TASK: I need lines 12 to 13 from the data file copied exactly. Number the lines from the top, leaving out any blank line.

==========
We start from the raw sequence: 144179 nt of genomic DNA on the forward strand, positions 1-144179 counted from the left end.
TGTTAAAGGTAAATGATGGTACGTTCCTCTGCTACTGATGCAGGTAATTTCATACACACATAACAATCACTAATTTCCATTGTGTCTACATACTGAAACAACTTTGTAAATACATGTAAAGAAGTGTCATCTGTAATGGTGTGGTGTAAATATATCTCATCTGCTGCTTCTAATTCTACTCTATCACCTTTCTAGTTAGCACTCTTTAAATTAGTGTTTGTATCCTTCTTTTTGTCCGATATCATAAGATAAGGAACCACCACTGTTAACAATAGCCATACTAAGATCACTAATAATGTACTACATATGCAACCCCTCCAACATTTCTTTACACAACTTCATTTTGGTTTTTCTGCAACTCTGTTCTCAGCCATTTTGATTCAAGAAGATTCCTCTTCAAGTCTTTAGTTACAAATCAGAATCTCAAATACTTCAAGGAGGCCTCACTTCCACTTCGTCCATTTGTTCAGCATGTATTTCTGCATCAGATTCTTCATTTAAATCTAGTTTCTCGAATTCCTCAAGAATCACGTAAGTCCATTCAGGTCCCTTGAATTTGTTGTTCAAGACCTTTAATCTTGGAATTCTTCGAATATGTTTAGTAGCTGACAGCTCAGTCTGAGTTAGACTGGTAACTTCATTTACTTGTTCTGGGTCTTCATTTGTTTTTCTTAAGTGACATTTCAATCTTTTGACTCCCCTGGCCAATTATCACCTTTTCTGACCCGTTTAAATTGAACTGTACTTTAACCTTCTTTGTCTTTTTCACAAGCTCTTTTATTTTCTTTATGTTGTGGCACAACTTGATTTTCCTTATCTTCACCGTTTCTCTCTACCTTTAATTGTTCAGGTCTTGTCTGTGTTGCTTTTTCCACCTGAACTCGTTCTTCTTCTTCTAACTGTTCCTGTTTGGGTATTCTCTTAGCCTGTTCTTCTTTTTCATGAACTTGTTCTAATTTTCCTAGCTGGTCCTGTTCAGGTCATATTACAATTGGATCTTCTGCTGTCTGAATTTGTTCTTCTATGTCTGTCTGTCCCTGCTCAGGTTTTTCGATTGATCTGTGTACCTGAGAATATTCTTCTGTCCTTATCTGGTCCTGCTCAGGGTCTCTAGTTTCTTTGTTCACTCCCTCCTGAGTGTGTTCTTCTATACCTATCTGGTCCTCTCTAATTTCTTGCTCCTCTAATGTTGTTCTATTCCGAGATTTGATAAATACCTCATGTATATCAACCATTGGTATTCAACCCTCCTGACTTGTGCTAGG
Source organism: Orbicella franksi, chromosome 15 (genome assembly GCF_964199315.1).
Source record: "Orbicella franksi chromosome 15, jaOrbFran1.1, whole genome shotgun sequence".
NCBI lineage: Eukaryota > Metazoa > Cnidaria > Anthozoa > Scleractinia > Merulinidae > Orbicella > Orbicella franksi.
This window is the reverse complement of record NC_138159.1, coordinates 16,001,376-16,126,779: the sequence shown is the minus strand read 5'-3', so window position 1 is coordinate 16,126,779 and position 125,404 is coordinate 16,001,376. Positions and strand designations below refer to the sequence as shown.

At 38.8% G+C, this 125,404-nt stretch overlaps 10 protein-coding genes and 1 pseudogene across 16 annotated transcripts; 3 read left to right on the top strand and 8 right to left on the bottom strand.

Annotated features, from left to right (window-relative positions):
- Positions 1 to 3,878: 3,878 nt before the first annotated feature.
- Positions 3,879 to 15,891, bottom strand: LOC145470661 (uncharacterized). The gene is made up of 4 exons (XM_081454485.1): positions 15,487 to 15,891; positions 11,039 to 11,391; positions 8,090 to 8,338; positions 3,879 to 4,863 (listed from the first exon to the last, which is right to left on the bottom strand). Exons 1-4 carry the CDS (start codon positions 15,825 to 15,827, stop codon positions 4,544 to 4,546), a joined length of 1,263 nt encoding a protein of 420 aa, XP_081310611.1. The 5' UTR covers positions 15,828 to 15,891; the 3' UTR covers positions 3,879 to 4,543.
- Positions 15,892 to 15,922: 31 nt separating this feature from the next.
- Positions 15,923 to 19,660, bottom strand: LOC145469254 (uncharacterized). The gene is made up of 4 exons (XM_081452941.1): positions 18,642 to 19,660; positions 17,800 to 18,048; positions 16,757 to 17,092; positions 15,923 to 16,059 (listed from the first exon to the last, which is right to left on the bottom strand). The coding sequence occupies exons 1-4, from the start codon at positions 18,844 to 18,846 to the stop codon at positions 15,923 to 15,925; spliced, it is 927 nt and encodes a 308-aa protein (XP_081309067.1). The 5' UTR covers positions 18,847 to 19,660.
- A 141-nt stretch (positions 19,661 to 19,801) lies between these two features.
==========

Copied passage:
- Positions 15,923 to 19,660, bottom strand: LOC145469254 (uncharacterized). The gene is made up of 4 exons (XM_081452941.1): positions 18,642 to 19,660; positions 17,800 to 18,048; positions 16,757 to 17,092; positions 15,923 to 16,059 (listed from the first exon to the last, which is right to left on the bottom strand). The coding sequence occupies exons 1-4, from the start codon at positions 18,844 to 18,846 to the stop codon at positions 15,923 to 15,925; spliced, it is 927 nt and encodes a 308-aa protein (XP_081309067.1). The 5' UTR covers positions 18,847 to 19,660.
- A 141-nt stretch (positions 19,661 to 19,801) lies between these two features.